Yesteryear Giving Way for New Year!
Amen Teferi 09-07-17
Ethiopia had, for many years, failed to accommodate its diversity -religious, lingual, cultural. Hence, the political as well as economic dominance that had come along with its failure to accommodate difference has given birth to the “question of nationalities.” As the state becomes increasingly centralized at the expense of regional autonomy, the political marginalization of the bulk of the community will be intensified and gradually leads the country into a protracted civil war that would bring the nation in question to the verge of disintegration. This a fact clearly evidenced by the recent history of our country.
As several studies had hinted, the resistances and conflicts observed in the traditional Ethiopia were mainly driven by political agendas that called for the state to reform. However, as these agendas are denied the proper attentions of the political entity in power, some resistances adopted a movement that at times challenges even the existence of the nation. The original interest of the resistances, however, was asserting some level of regional autonomy and not upsetting the whole system. These resistances, whatever form they take, were mainly looking for some adjustment and restoration of their violated rights by ensuring better administration, lower taxes, respect for local autonomy and the reduction of corruption.
Fully cognizant of this fact, the freedom fighters who later became farmers our constitution, designed a federal polity that tried to address the pressing demands of the peoples of Ethiopia. Ethiopia, like many other multicultural federations, had tried to accommodate its ethno-linguistic, religious and regional diversities and thus come to terms with its past.
Ethiopia had begun this formidable journey by setting a multicultural federation that manage to thrive over the last two decades, leaving behind the damnable nation-state building project that aims at national integration or assimilation.
Ethiopia had begun to reconcile with its egregious past right after the collapse of the Cold War and at a time when the forceful thrust of globalization that penetrates the traditional nation-state was being felt. Failure to address tensions arising from ethnic and religious differences was menacing states around the world and has become a serious cause of violence. Worse still, such conflicts are becoming more common than interstate violence. Compared to traditional interstate wars, intrastate conflicts have become common in the contemporary world. Hence, integrating different ethnic and cultural groups as well as accommodating religious and other minorities within the boundaries of existing world states has appeared to be the main challenging issues of our era.
Therefore, Ethiopia had found the federal idea more attractive than any other alternatives and hence managed to accommodate diversity and dump intractable conflicts that had been ravaging the nation and its people for so many years. It had therefore set the course that helped it to forge unity from diversity that had been considered as curse for many years.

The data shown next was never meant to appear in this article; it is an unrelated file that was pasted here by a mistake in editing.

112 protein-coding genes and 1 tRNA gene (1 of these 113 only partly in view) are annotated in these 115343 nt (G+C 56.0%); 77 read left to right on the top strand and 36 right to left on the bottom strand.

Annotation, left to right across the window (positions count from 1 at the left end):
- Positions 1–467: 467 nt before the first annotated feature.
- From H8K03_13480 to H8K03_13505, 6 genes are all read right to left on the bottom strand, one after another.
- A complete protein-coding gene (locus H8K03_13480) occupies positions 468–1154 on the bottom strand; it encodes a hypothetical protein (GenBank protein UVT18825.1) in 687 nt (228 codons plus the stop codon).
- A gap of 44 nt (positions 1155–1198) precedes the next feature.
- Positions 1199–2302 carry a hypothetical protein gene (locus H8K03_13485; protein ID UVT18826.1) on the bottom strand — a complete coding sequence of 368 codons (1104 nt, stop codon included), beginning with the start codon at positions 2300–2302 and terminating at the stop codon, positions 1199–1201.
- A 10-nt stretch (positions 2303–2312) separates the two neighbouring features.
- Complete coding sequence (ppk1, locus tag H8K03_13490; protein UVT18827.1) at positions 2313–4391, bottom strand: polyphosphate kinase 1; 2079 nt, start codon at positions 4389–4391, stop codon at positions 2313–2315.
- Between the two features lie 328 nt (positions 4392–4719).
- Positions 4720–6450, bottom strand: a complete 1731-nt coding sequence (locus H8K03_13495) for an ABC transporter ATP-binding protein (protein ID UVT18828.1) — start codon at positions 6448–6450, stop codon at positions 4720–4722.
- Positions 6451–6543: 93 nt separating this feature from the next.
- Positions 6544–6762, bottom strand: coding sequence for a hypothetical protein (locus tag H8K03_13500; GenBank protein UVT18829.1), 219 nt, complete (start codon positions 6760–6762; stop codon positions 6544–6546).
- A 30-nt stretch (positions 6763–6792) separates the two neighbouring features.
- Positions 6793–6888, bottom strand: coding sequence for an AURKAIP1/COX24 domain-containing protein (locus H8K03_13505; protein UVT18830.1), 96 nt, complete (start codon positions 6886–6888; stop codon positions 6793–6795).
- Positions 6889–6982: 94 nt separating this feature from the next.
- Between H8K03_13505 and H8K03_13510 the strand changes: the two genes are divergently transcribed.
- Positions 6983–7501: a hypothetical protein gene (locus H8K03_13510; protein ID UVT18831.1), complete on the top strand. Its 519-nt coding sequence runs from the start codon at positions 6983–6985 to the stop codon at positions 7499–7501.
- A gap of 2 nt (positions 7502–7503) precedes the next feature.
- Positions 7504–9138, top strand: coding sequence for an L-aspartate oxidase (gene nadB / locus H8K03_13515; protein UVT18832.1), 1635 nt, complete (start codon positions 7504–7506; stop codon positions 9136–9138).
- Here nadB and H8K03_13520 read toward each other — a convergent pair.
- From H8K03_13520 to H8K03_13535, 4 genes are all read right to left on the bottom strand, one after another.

Ethiopia decided to adopt a federal dispensation that suits its unique political history. In fact, all federations have some common features and institutions. However, these similarities will be punctuated with range of differences that arise from the political cultures and state of ethno-linguistic, religious and regional diversities. Furthermore, differences may also arise from the emphasis given to a range of values that constitute federalism. In the context of multi-ethnic federations the main emphasis, among other things, is in federalism’s ability to reconcile the forces of unity and diversity.
Federations in principle are considered to be territorial. This feature will be more accentuated particularly in multicultural federations. Here, ethno-regional communities would be appropriately represented through their spatial compartmentalization (states, cantons, provinces), as ethno-regional communities usually wish to receive due territorial recognition.
Indeed, the principle of territoriality is at the core of any federation. However, in the case of multicultural federations, the territories are designed on the basis of major diversities that define a certain society. Such federations presuppose the existence of a territorial grouped diversity and here territory becomes the basis for political action. The relatively permanent boundaries of the states serve as a strong bulwark for the diffusion of power. They offer continued opportunity for diverse interests to find expression. It can also be used to protect minorities by allowing them greater autonomy within their political jurisdiction.
The crucial element of multicultural federations is therefore reconciling unity and diversity. It appears that the greater the diversity in a federation, the greater the need to find institutions as a means of articulating such diversity within the domestic political system. As a matter of fact, the important lesson we have learnt in the last two decades is that diversity, in and of itself, is not a threat of integration, but rather it can become a fertile ground for unity to thrive. If the existing political system does not allow articulation of the actual diversities and the political institutions are not designed with a view to reflect the diverse interests of the given society, then, political tension will ensue.
There must be a reflection of the diversity of the nation in all appropriate political institutions. This way we can translate diversity into the political process that would ultimately reinforce unity. This is actually the point where we observe significant differences among federations and this explain why some federations do better at minimizing tension among groups than others. In Ethiopia, yesteryears are giving ways for new years. Happy new year.